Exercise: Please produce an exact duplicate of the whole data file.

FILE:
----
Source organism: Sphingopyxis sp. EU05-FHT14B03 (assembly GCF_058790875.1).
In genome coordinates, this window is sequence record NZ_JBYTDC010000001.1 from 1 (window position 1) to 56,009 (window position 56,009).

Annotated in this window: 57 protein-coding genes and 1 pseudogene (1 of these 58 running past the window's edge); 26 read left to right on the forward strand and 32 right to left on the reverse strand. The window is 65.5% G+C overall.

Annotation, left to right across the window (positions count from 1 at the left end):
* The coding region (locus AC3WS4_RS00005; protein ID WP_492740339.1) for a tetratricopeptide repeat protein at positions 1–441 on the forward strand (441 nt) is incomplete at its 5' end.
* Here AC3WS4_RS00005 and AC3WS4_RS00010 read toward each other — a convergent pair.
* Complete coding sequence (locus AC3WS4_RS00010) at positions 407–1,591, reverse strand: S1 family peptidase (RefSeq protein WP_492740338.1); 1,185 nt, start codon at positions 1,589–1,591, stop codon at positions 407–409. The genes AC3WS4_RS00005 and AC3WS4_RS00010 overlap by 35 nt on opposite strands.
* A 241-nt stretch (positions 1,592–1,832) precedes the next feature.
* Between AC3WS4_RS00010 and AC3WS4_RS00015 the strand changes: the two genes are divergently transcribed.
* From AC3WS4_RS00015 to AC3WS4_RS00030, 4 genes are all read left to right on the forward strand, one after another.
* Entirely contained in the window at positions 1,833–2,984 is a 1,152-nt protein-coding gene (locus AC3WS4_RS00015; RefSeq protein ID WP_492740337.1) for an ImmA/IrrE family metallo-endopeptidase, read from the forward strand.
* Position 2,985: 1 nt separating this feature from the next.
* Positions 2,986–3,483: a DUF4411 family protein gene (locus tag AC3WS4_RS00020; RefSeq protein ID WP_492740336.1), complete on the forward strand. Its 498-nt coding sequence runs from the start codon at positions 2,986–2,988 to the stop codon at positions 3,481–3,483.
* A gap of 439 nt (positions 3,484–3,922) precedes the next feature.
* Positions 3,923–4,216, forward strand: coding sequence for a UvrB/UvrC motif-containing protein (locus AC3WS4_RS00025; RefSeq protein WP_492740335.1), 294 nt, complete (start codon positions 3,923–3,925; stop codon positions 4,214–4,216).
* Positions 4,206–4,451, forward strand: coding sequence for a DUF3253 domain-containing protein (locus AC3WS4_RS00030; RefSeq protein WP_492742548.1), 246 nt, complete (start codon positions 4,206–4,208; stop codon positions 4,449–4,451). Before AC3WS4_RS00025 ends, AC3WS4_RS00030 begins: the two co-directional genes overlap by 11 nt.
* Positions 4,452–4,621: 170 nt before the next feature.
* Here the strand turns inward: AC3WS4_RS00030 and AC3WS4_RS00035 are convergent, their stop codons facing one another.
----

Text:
Source organism: Sphingopyxis sp. EU05-FHT14B03 (assembly GCF_058790875.1).
In genome coordinates, this window is sequence record NZ_JBYTDC010000001.1 from 1 (window position 1) to 56,009 (window position 56,009).

Annotated in this window: 57 protein-coding genes and 1 pseudogene (1 of these 58 running past the window's edge); 26 read left to right on the forward strand and 32 right to left on the reverse strand. The window is 65.5% G+C overall.

Annotation, left to right across the window (positions count from 1 at the left end):
* The coding region (locus AC3WS4_RS00005; protein ID WP_492740339.1) for a tetratricopeptide repeat protein at positions 1–441 on the forward strand (441 nt) is incomplete at its 5' end.
* Here AC3WS4_RS00005 and AC3WS4_RS00010 read toward each other — a convergent pair.
* Complete coding sequence (locus AC3WS4_RS00010) at positions 407–1,591, reverse strand: S1 family peptidase (RefSeq protein WP_492740338.1); 1,185 nt, start codon at positions 1,589–1,591, stop codon at positions 407–409. The genes AC3WS4_RS00005 and AC3WS4_RS00010 overlap by 35 nt on opposite strands.
* A 241-nt stretch (positions 1,592–1,832) precedes the next feature.
* Between AC3WS4_RS00010 and AC3WS4_RS00015 the strand changes: the two genes are divergently transcribed.
* From AC3WS4_RS00015 to AC3WS4_RS00030, 4 genes are all read left to right on the forward strand, one after another.
* Entirely contained in the window at positions 1,833–2,984 is a 1,152-nt protein-coding gene (locus AC3WS4_RS00015; RefSeq protein ID WP_492740337.1) for an ImmA/IrrE family metallo-endopeptidase, read from the forward strand.
* Position 2,985: 1 nt separating this feature from the next.
* Positions 2,986–3,483: a DUF4411 family protein gene (locus tag AC3WS4_RS00020; RefSeq protein ID WP_492740336.1), complete on the forward strand. Its 498-nt coding sequence runs from the start codon at positions 2,986–2,988 to the stop codon at positions 3,481–3,483.
* A gap of 439 nt (positions 3,484–3,922) precedes the next feature.
* Positions 3,923–4,216, forward strand: coding sequence for a UvrB/UvrC motif-containing protein (locus AC3WS4_RS00025; RefSeq protein WP_492740335.1), 294 nt, complete (start codon positions 3,923–3,925; stop codon positions 4,214–4,216).
* Positions 4,206–4,451, forward strand: coding sequence for a DUF3253 domain-containing protein (locus AC3WS4_RS00030; RefSeq protein WP_492742548.1), 246 nt, complete (start codon positions 4,206–4,208; stop codon positions 4,449–4,451). Before AC3WS4_RS00025 ends, AC3WS4_RS00030 begins: the two co-directional genes overlap by 11 nt.
* Positions 4,452–4,621: 170 nt before the next feature.
* Here the strand turns inward: AC3WS4_RS00030 and AC3WS4_RS00035 are convergent, their stop codons facing one another.